Cards Against Humanity, the nerd-beloved party game which asks players to respond to a variety of Mad Lib-style prompts with extremely offensive words and phrases, is famous for promotions like selling unsuspecting fans boxes of literal shit. This year, it’s upping the ante (and paying for goodwill with well-meaning…
Your ability to enjoy the tabletop game Secret Hitler will likely depend on your ability to laugh as an increasingly impotent progressive coalition fails to halt the rise of fascism. No but seriously, it’s a fun party game.
There’s a reason why Crabs Adjust Humidity, Humanity Hates Trump and Cards & Punishment might sound familiar. Their cards might look familiar, too—so familiar that the popular card game Cards Against Humanity has been forced to buckle down on those and several other lookalikes.
Self-proclaimed “party game for horrible people” Cards Against Humanity has teamed up with a group of science fiction authors to produce a special themed pack of cards.
Cards Against Humanity is known for its original approach to viral marketing, which this year is a particular kind of evil choice: internet voters will decide if an original Picasso is preserved for history, or chopped into 150,000 tiny mementos.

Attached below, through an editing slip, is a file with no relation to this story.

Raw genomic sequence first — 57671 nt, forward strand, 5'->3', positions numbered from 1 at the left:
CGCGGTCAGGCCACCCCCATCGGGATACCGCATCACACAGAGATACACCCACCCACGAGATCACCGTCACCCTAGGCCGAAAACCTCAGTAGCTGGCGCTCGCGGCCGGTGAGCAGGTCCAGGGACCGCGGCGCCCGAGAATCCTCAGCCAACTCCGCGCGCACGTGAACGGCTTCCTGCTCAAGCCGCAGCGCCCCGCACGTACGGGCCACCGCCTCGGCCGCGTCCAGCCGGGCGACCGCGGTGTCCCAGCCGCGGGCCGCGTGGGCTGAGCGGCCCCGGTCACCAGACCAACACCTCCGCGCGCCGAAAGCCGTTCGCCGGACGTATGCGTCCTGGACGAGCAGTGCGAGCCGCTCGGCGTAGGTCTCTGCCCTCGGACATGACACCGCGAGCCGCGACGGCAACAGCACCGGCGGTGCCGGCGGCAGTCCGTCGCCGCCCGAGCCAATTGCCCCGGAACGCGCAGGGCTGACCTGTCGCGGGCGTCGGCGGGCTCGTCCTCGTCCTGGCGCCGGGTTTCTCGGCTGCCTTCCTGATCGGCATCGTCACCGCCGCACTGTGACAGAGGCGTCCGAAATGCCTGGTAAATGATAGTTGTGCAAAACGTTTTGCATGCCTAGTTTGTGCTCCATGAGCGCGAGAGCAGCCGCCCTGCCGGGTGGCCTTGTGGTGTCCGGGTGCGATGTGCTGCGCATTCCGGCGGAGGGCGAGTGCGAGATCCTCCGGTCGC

Black Friday was all-around awful this year, but once again, Cards Against Humanity made out pretty well. The secret to the party game’s success? Asking for your money, and offering nothing in return.
When Cards Against Humanity was first released to the world, it was made available under a Creative Commons license that meant that anyone could simply print our their own copy of the game. Or, as designer Dawson Whitfield did, turn it into an online browser-based web app so that anyone can play it against their…
Beloved card game for despicably minded people Cards Against Humanity took to the Bay Area Science Festival Last week with a new pack of cards laden with Science-themed hilarity - and if you're impatient to play with them, you can even download them right now.
Cards Against Humanity is the hilarious party game for horrible people, and now you can mix the game's political incorrectness with your knowledge of Doctor Who thanks to a fan-made edition called Cards Against Gallifrey.